NEW YORK – Kia Motors Corp. officials are optimistic about the prospects of producing the dramatically expressive Koup concept, unveiled at the international auto show here.
Adorned in electric red and sporting chrome wheels (with carbon-fiber inserts) and a sleek, sultry interior, the Koup answers critics that have bashed Kia as an economy-car and SUV producer with a vanilla lineup that lacks styling punch.
Derived from the Spectra platform, the Koup – if it sees production – would be Kia’s first 2-door model based on the 4-door Spectra.
Peter Schreyer, Kia’s senior executive vice president and chief design officer, says the South Korean auto maker could decide “pretty quickly” whether to produce the Koup.
If crowds rave about the Koup, and Kia gives the green light in the near future, Schreyer says the vehicle could be in production within “maybe two years.”
But Kia spokesman Alex Fedorak says the Koup could arrive sooner. “Quite possibly next year.”
Len Hunt, former KMA chief operating officers, told Ward’s in January that production vehicles based on the Koup and Soul would be youthful, Scion-like additions to Kia’s U.S. lineup.
Originating from Kia Motors America Inc.’s U.S. Design Center in Irvine, CA, the wedge-shaped Koup is intended to give the auto maker a youthful exuberance.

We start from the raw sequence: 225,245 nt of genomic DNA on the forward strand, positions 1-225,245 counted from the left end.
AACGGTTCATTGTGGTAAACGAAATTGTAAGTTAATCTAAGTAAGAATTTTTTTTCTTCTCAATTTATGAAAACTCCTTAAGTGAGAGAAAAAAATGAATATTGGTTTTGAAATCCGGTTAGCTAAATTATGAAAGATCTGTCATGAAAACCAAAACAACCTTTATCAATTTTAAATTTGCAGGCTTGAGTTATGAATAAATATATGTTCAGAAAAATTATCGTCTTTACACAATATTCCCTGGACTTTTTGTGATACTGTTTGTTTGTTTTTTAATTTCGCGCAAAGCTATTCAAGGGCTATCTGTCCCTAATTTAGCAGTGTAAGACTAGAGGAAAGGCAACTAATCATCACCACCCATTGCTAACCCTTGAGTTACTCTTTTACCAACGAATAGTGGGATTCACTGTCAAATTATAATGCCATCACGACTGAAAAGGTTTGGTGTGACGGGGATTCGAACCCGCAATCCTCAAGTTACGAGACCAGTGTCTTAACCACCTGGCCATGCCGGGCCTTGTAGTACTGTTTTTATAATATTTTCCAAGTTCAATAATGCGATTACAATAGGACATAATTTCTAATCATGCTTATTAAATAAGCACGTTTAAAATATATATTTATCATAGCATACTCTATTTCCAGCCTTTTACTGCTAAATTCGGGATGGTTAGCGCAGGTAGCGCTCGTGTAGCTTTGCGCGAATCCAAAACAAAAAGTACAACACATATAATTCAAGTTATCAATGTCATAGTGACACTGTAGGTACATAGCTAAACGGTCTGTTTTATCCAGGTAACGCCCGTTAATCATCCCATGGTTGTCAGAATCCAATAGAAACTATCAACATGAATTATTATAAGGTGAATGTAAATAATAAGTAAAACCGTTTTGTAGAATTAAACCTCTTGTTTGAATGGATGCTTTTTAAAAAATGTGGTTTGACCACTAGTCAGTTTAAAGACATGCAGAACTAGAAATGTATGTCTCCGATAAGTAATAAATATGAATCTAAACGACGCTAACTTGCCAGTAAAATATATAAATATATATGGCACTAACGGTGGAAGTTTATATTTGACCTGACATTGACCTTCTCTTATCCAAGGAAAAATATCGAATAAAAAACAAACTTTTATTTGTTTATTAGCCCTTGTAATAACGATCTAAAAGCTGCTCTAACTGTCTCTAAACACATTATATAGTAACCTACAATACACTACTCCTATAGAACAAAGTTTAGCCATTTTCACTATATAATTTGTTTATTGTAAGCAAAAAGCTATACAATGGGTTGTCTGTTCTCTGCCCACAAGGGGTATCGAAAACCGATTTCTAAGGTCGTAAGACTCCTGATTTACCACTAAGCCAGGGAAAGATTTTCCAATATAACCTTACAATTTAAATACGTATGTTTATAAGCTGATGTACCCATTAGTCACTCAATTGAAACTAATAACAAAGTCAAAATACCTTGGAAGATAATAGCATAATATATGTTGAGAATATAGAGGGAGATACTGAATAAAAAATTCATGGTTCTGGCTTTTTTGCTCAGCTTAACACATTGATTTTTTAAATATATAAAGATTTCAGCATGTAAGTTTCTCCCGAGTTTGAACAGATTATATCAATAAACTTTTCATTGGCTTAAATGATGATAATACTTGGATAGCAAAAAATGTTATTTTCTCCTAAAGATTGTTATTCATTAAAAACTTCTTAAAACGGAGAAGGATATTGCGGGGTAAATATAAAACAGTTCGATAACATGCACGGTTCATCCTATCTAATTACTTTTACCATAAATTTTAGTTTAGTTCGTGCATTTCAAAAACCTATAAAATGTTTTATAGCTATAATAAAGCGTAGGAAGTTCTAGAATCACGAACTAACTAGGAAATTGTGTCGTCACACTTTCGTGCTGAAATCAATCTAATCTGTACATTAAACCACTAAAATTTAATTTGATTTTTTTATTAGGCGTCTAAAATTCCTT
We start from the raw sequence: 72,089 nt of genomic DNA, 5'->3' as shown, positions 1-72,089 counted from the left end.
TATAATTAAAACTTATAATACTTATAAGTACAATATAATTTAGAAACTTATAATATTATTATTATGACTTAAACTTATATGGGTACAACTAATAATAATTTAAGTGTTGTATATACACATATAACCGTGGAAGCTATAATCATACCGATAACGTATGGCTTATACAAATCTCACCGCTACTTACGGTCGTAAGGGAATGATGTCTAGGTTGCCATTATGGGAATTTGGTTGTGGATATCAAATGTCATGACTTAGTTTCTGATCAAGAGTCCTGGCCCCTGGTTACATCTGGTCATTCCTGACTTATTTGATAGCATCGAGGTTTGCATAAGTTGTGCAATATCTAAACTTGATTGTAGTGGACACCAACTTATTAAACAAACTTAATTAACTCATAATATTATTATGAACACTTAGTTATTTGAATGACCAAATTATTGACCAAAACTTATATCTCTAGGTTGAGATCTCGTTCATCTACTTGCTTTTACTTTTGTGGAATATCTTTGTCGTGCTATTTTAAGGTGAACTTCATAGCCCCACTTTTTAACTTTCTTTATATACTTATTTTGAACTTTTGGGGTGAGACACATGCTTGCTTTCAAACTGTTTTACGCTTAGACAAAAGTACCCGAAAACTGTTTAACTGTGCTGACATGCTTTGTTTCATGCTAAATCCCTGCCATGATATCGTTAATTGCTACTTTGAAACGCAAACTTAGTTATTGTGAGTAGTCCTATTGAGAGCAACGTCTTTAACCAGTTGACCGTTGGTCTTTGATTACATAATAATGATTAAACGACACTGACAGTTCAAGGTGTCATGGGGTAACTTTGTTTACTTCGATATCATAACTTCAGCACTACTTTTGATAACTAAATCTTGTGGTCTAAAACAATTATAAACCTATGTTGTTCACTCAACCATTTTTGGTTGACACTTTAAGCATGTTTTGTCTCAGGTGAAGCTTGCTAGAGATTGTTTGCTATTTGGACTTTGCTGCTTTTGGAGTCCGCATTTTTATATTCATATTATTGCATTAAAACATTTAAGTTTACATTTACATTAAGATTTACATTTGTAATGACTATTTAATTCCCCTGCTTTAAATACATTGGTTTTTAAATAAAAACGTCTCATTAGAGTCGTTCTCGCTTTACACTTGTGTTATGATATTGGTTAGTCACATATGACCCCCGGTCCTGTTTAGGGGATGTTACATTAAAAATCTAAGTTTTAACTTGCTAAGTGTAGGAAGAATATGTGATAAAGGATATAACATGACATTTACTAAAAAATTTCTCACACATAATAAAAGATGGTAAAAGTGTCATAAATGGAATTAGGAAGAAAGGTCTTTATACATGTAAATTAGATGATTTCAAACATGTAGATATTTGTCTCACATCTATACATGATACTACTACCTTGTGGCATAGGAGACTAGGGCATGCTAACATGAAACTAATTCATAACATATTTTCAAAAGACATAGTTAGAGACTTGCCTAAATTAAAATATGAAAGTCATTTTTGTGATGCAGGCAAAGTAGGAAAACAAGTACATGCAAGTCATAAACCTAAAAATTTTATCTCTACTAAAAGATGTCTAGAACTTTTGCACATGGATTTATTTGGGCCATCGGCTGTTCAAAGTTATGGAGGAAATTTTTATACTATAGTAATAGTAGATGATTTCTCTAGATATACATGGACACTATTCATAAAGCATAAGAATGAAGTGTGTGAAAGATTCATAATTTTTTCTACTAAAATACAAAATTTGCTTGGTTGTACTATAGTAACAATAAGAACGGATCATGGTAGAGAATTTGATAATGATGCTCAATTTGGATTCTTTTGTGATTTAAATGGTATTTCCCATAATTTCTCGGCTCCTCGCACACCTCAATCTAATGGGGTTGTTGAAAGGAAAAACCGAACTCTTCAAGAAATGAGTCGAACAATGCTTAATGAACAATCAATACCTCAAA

Power comes from a 2.0L Theta II turbocharged gasoline direct-injection engine capable of 290 hp and 289 lb.-ft. (392 Nm) of torque.
Also at the show, Kia unveils a refreshed ’09 Optima midsize sedan, set to go on sale in early fall. The exterior is completely modified at the front and rear.
Inside, the interior was tweaked for more refinement, and a new barrel-type instrument cluster adopts sporty red illumination. Sirius Satellite Radio also is offered free for the first three months. An optional in-dash navigation system is a first for the Optima.
The Optima resides in Ward’s Lower Middle car segment and placed fifth in sales in the U.S. in 2007, behind theFusion, Pontiac G6, Sonata and Chevy Malibu.
KMA sold 40,901 Optimas last year in the U.S., up 6.5% from 2006, according to Ward’s data.